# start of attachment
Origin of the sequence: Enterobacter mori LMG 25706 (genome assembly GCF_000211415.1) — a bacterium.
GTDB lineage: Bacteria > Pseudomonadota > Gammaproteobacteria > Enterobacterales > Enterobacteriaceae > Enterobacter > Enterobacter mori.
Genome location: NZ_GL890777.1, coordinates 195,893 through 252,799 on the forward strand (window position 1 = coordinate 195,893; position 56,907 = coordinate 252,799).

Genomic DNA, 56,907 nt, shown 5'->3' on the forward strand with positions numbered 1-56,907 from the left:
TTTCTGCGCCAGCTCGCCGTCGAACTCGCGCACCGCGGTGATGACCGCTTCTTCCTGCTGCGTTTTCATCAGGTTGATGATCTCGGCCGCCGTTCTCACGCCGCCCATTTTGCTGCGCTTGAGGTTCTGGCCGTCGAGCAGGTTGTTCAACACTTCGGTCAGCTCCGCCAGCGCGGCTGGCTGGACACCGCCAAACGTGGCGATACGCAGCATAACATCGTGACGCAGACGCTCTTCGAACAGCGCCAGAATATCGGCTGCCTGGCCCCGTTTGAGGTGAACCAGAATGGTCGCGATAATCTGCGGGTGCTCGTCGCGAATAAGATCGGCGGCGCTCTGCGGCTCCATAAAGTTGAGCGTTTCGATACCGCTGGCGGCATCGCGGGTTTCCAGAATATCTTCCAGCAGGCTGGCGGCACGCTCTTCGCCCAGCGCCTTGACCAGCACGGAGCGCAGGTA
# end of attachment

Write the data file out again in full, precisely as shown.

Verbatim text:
Origin of the sequence: Enterobacter mori LMG 25706 (genome assembly GCF_000211415.1) — a bacterium.
GTDB lineage: Bacteria > Pseudomonadota > Gammaproteobacteria > Enterobacterales > Enterobacteriaceae > Enterobacter > Enterobacter mori.
Genome location: NZ_GL890777.1, coordinates 195,893 through 252,799 on the forward strand (window position 1 = coordinate 195,893; position 56,907 = coordinate 252,799).

Genomic DNA, 56,907 nt, shown 5'->3' on the forward strand with positions numbered 1-56,907 from the left:
TTTCTGCGCCAGCTCGCCGTCGAACTCGCGCACCGCGGTGATGACCGCTTCTTCCTGCTGCGTTTTCATCAGGTTGATGATCTCGGCCGCCGTTCTCACGCCGCCCATTTTGCTGCGCTTGAGGTTCTGGCCGTCGAGCAGGTTGTTCAACACTTCGGTCAGCTCCGCCAGCGCGGCTGGCTGGACACCGCCAAACGTGGCGATACGCAGCATAACATCGTGACGCAGACGCTCTTCGAACAGCGCCAGAATATCGGCTGCCTGGCCCCGTTTGAGGTGAACCAGAATGGTCGCGATAATCTGCGGGTGCTCGTCGCGAATAAGATCGGCGGCGCTCTGCGGCTCCATAAAGTTGAGCGTTTCGATACCGCTGGCGGCATCGCGGGTTTCCAGAATATCTTCCAGCAGGCTGGCGGCACGCTCTTCGCCCAGCGCCTTGACCAGCACGGAGCGCAGGTA